The BSEC Mena conference revealed some interesting work on offer but it's a question of how to get a foot in the door
The school building programmes in the Middle East unveiled at this week’s BSEC Mena conference showed that while there are plenty of interesting opportunities for UK firms to win work in the sector there is no low hanging fruit.
Programmes such as the Abu Dhabi Education Council’s (ADEC) plan to build 300 schools, all of them governed by the latest thinking on school design and incorporating sustainable elements, could clearly benefit from British expertise - and they are already, with firm's like Studio E, Buro Happold and Broadway Malyan already having won key contracts.
In particular, the designs of schools planned for the region bear all the hallmarks of the UK’s new academies and schools being built under BSF. The large atria, rooms filled with natural light and spaces that can be expanded and contract in order to allow different teaching techniques all feature prominently.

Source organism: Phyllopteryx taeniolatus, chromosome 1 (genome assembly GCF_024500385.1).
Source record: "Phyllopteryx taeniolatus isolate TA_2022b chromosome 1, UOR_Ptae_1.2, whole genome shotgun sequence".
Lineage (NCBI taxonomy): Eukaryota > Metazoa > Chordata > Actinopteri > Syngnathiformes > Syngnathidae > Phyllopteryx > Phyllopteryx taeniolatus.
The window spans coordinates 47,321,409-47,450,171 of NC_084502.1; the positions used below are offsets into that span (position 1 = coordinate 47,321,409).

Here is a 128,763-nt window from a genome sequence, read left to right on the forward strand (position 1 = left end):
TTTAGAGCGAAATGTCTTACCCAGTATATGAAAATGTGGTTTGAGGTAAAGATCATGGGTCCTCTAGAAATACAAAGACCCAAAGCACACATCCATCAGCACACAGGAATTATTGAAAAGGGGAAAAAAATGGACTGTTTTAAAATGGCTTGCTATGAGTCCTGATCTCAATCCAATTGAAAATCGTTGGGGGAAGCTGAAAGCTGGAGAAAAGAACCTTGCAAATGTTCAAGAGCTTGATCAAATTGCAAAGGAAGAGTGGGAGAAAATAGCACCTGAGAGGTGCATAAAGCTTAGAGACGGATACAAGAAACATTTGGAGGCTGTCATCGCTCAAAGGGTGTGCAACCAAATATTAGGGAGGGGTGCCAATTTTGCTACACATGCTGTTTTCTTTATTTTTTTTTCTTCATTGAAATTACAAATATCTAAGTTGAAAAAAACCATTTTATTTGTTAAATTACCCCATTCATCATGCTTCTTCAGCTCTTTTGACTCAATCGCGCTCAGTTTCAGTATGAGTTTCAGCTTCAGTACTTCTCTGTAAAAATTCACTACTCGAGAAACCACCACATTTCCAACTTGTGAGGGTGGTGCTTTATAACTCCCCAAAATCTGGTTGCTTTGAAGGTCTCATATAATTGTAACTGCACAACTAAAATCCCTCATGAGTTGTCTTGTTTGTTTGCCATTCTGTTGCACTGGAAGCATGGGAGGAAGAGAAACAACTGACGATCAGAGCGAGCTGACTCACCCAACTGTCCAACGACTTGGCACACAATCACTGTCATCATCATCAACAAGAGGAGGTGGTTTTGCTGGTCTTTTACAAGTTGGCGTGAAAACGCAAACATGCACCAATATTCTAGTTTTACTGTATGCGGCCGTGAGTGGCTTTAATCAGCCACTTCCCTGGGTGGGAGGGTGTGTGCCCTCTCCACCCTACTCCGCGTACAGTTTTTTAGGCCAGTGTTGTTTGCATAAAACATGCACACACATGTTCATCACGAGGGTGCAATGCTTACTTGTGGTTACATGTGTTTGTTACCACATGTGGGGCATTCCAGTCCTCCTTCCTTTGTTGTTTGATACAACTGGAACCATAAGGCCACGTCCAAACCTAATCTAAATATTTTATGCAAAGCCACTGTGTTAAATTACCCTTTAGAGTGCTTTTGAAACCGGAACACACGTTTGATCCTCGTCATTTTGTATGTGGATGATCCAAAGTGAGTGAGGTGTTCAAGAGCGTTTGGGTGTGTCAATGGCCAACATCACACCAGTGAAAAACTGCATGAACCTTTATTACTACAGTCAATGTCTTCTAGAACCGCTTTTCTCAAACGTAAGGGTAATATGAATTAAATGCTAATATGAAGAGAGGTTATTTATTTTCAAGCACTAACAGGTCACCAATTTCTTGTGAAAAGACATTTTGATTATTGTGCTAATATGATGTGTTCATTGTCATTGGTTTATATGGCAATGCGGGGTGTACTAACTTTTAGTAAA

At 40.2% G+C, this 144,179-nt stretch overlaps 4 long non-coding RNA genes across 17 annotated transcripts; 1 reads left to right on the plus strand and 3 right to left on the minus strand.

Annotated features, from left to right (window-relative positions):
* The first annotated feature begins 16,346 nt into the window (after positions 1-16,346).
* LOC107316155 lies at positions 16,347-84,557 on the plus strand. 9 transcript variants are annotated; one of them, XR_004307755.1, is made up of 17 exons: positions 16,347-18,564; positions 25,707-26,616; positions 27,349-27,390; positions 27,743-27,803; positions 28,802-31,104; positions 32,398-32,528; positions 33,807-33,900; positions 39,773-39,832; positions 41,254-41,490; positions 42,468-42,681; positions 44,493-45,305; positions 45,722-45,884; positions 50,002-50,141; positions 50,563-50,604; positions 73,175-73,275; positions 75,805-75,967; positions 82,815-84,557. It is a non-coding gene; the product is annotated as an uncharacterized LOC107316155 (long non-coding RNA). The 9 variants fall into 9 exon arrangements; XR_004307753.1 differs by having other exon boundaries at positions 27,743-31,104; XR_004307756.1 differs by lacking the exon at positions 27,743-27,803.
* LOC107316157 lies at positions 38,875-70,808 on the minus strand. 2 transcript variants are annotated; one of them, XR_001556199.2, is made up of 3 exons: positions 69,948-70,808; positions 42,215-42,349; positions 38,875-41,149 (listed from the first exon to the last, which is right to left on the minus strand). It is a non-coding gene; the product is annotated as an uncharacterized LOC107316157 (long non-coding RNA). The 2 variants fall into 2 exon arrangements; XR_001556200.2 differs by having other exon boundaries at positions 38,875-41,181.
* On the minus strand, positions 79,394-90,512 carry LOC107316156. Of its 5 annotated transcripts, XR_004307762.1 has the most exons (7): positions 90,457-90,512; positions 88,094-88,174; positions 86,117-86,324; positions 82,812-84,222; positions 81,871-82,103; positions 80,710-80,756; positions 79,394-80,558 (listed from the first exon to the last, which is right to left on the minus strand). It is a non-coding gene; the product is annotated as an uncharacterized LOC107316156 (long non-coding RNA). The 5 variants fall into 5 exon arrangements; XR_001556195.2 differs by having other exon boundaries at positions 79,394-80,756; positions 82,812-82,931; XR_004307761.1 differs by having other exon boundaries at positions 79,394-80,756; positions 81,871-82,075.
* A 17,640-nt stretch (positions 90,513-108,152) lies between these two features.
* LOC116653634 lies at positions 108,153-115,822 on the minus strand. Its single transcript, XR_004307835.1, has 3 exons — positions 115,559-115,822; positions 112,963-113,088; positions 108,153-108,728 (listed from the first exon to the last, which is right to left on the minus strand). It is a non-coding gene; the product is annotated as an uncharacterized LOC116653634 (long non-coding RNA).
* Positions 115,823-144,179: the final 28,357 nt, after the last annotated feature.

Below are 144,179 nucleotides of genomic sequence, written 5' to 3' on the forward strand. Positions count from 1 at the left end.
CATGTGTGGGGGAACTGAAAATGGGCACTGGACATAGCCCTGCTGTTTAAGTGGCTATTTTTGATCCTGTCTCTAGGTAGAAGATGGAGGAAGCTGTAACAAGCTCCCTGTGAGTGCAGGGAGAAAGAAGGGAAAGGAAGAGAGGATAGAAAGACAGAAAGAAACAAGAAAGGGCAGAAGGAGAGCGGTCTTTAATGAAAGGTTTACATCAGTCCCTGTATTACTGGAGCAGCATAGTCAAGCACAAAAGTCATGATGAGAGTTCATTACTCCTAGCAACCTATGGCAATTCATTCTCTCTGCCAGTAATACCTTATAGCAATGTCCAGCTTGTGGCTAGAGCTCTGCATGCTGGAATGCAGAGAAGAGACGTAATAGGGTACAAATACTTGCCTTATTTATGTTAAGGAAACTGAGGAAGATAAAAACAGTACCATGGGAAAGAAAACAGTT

And locals appear to welcome UK firms. Saudi Arabia is rolling SR4.2bn worth of school building work under its King Abdullah Project for General Education Development over the next six years, and the project director said at BSEC: “We are very open to learning from international best practice."
An encouraging sign and hence why UK consultants and contractors with school building expertise are selling their wares in the Middle Eastern education market. Firms including BDP and Wates are pitching to win work on Abu Dhabi education projects, for example.
However, with so many firms trying to win education work, and with some of it already awarded, it will be difficult for newcomers to break in. There are also some complaints about the speed of the school building programmes. One consultant questioned when ADEC would actually start construction.
Another complaint is the level of fees that are actually on offer. Reports suggest that ADEC only wants to pay out 5% of the project cost in fees to go round all the consultants.
The organisation ran a design competition recently to produce model school designs. The three consortia that won the competition included UK architects Broadway Malyan and Studio E. There have been no further developments so far, however, and ADEC says that while it has invited contractors to pre-qualify it still deciding whether to appoint one contractor for the entire programme or several.
Roxane McMeeken is assistant editor at Building